Saturday, July 13, 2013
City council claims
In a letter dated June 25 this year, our mayor and city council claim that the Cascade Locks fire department is fully funded and uses that as a justification for the redirection of funds to the water department. Nothing could be farther from the truth.
Cascade Locks fire/EMS has a broken-down eight-plus-year-old ambulance well past the end of its service life that’s needed replacing for some time. The problems with this ambulance are multiple and I won’t list them here.
Another claim made is we have two full-time employees; that’s true as far as it goes, but Cascade Locks should have two paramedics on staff to take care of more than one shift.
A year ago there was an emergency services committee formed and two paramedics were one of its recommendations. That’s never been done. We need more than one paramedic and a fire chief to ensure the safety of people traveling through our area on I-84 and the citizens of Cascade Locks.
There are many other urgent needs the fire department has for equipment; they are not being filled. Misdirecting funds from public safety to the water bureau will not increase the ability of our fire and ambulance departments and give them the ability to respond to emergencies in a responsible manner.
More than guidelines
The type of government we have in Hood River is laid out in the City of Hood River Charter.
The Charter is the “Constitution” for the City of Hood River. Just as the United States Constitution serves as the “supreme law of the land” for our country, the Hood River Charter serves as the basic set of rules for our city government.
The Hood River Charter limits City officials in much the same way that the Constitution constrains the officials of the federal government. They are not allowed to pass any law or act in any way except as described by the City Charter.
The Charter establishes the boundaries that Hood River’s people have imposed upon their city government. It is the source of the City’s system of checks and balances, prescribing the relationship between the mayor, the city council and the city manager. It gives the mayor authority run the city council meeting, appoint committees provided by the rules of the council, appoint the officers of the city and may be removed by the mayor, with the consent of the council. The mayor shall sign all approved documents and records of proceedings of the council.
The Charter gives the city manager the responsibility to be the chief administrative officer of the city. The city manager shall be responsible for the direction and supervision of all activities of city departments, the execution of the budget and implementation of policy as established by the city council.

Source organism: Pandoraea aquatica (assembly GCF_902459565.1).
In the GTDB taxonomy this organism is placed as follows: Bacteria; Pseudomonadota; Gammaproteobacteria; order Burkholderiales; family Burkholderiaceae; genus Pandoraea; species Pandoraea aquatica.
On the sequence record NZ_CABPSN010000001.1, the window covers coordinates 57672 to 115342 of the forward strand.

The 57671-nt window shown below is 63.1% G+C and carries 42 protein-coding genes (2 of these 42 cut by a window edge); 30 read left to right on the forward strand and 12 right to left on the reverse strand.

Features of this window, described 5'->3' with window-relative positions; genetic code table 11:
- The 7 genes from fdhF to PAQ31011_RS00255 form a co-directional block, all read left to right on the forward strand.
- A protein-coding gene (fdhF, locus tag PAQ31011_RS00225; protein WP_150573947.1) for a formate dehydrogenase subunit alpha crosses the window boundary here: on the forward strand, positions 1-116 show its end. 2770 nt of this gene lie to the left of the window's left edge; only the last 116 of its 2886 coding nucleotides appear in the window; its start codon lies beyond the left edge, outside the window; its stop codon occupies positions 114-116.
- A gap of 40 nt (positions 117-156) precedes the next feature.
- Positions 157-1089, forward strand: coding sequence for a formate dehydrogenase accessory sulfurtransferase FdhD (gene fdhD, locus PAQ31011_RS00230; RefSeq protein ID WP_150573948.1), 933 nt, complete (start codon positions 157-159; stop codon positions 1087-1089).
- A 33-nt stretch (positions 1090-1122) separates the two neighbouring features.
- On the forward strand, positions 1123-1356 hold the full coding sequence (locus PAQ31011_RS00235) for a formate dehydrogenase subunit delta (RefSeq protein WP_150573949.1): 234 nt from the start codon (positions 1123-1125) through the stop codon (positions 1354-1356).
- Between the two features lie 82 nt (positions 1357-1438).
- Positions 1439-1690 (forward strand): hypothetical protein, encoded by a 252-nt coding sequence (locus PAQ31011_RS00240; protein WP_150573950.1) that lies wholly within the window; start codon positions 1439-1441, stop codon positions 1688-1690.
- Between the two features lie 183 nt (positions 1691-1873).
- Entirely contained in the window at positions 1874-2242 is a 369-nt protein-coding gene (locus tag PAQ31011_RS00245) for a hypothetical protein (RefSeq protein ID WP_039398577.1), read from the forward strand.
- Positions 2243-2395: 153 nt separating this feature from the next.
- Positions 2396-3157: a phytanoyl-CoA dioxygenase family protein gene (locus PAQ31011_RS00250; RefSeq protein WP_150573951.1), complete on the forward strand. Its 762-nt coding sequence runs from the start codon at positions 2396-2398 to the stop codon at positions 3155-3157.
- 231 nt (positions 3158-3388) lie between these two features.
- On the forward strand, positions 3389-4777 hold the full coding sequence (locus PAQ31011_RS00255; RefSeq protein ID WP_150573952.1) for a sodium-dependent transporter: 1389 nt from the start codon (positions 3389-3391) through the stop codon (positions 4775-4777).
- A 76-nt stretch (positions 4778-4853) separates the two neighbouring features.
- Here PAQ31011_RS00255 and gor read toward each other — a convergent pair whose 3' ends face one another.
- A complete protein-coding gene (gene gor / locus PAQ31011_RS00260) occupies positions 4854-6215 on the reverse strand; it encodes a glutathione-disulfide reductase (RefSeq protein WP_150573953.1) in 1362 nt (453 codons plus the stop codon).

The problem we have in Hood River right now and the reason we lost the best city manager we have ever had, is the mayor and one of the council members are acting outside of the City Charter. The mayor has been meeting with city employees and interfering with the city manager.
Finally, the city manager could not take any more interference by the mayor and resigned.
Just as our representatives have to follow the Constitution, they also must follow the Charter. The Constitution and the Charter are not just guidelines; they are the law.
Monday night’s meeting (July 8) at City Hall was a demonstration of the power of words.
Used with conviction, simplicity, and a feeling for spoken language, words can produce actions that people believe in.
Used ineptly, they can produce the opposite result. A complete distrust of the speaker and the message.
Mayor Babitz and another member of the council in addressing a response to the resignation of City Manager Bob Francis used the cliché phrases of ‘process’ weasle-words in what sounded like a poorly crafted PR statement from an embattled CEO in a bad situation looking for a face-saving way to coat the acute situation without addressing the problem.
Mr. Francis heard it this way in his refusal to participate in the suggested “process.” He rightly ascribed his refusal to lack of trust in those who offered the trite words of human relations palliatives.
Mayor Babitz doesn’t seem to understand what the role of the city council or the mayor are in the Hood River City Manager form of government.
Mayor Babitz, an electrical engineer, is working with a “hot” system and has in his disregard for the management procedure necessary to our system received an “arc flash.”
Alas, the rest of us have, as well.
We have lost a truly effective, professional city manager. This was apparent to those at City Hall Monday evening. City employees, former elected city officials, drafters of the city management charter, business owners, and just-plain-residents spoke out in deplorement of the mayor and the council and in praise for Mr. Francis.